Thursday, March 26, 2015

"Fast Track Words"

Many of my Reading Intervention students over the years have been boys, and a large number of them have been very keen on riding BMX or Motocross (‘dirt’) bikes.
As many of them have difficulty remembering words that they have not seen often or frequently, they can become discouraged and unmotivated (usually they would rather be outside riding their bike than practising their reading skills anyhow).
I had to come up with an idea to motivate them to practise Sight Words, to give them experience of success and build their confidence in a way they could relate to and without taking too much of their valuable relaxation time after school.
Fast Track Words was the solution I found; you are welcome to use this if you have a child who may relate to the idea*.

You just need to copy off some “Fast Track Words” lists (one- or two-sided ) and to make a booklet of 4-5 A4 pages (copy the cover onto one page and fold them all in half to make the book). If you have different coloured paper for the pages, this can make it more attractive. The child’s name is written on the front, and he can decorate the cover if he likes.
Here is a cover you can print (instructions for stapling the booklet are in the blog post before this one)

Fast Track Words booklet cover to print
About Fast Track Words.
The idea of “fast track” words is to build up a bank of words that are quick to recognise – Sight Words.
When a person reads a word for the first time, it takes longer to process the word, i.e. to “track” through the brain.
Each successive practice of the word, if frequent enough, will form stronger neural pathways so that recognition of the word becomes faster and more automatic.
The analogy for the child is the idea of riding their bike through a paddock or field: the first few times are slow as there are stones, long grass, sticks etc. in the way. Each time they ride along the same way, they wear a track through the paddock, becoming smoother and better formed, so it becomes easier and faster. When we begin to learn a word, it takes a while to get through our brain, to be recognised, and to get out again; each time we practise, it wears a track through our brain and becomes faster and easier, just like a bike track!
When children build up a large enough bank of Sight Words, their reading becomes faster, easier and more fluent, so it should be more enjoyable.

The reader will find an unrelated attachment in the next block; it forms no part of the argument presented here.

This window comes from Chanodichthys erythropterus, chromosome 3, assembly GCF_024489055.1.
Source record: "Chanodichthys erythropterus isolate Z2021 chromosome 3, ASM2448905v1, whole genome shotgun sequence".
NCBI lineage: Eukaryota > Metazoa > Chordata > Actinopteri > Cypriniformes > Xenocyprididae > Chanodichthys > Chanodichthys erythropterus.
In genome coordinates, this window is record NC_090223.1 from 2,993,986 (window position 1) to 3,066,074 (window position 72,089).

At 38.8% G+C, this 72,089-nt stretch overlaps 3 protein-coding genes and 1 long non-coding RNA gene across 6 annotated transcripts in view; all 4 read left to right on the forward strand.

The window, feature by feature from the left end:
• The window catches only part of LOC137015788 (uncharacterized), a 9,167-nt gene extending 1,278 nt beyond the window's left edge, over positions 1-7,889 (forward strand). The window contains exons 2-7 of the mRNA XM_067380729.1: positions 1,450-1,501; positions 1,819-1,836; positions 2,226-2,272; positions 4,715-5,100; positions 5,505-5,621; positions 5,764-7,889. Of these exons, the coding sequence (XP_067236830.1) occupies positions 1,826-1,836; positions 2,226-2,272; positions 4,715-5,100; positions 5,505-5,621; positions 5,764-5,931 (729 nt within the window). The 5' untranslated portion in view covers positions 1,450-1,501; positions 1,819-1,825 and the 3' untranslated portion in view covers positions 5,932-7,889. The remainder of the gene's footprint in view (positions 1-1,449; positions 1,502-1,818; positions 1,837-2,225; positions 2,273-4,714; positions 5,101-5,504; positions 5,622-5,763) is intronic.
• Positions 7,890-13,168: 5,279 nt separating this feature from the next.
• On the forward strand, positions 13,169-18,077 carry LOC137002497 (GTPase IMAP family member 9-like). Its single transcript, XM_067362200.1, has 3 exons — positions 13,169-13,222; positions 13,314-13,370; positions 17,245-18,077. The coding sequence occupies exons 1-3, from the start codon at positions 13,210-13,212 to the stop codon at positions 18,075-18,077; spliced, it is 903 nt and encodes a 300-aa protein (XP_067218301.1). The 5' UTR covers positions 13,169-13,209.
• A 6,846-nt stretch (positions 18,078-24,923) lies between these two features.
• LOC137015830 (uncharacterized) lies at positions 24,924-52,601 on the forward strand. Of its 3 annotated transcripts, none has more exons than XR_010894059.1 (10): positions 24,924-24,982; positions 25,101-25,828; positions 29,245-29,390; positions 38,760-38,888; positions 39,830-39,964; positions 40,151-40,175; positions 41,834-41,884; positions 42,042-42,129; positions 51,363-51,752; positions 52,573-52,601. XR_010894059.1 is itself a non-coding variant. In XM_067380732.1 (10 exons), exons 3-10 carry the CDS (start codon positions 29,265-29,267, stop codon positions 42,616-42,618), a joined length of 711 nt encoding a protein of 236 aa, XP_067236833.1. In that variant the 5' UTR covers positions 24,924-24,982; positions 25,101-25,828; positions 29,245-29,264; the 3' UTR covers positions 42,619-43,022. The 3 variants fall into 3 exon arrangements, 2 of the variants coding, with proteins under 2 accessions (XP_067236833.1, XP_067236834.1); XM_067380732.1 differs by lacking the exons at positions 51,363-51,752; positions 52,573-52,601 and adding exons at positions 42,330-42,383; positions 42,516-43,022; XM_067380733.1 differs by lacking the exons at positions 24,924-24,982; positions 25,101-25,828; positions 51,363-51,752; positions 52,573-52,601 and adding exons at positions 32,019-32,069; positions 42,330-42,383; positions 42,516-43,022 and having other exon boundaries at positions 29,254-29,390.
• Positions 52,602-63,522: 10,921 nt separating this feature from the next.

“Fast Track Words’ encourages children to build up their Sight Word vocabulary and to gain recognition for words they already know.
Beginner readers may start with basic words such as their name, Mum, Dad, cat, zoo etc., and gradually build up the collection of words they know well and can read confidently.
The idea is to consolidate words they already know or almost know, not to introduce words that are too challenging (those will need pre-practice).
The chosen words are written on the Fast Track list (you can start with 6-12 ‘easy’ words on a one-sided list so the child doesn’t feel overwhelmed).
Fast Track Words list to print
The child reads the words each day, and each word read correctly and quickly receives a tick (check). 
When a word has 5 ticks, it can be written in to the Fast Track book. Use coloured pens or pencils to make the word more memorable.
The child can illustrate the words in the book or you can add stickers or stamps or decorate the pages if you like (though most of my students are not interested in embellishments – they just like the list of words to grow!).
The book can be looked through from time to time, to revise the ‘known’ words (as these children may often forget words they don’t see frequently); this also reinforces the progress of their learning with tangible evidence.

 When a book is full, it’s easy to start a new one. Keep the old ones to later remind them of how far they have progressed!

*These printables are free for your personal/educational use.

Next Week: printable Easter Sight Words board game.

Wednesday, March 18, 2015

Assembling and Stapling a Half-Page ‘Mini-Book’.

On March 3rd, I posted about how to   
and this week I'm posting 
Instructions for Stapling your Mini-Book.

You don't need a long-arm stapler, even if you are using A4 paper folded in half - here's how to staple the booklet through the middle with just a normal stapler.

  • A4 sheets of paper to make 1/2-page booklet (suggestions and layout for computer in March 3 blog post)
  • Stapler – one that can be opened out almost flat
  • scissors
  • Piece of firm foam/polystyrene or carpet, to staple into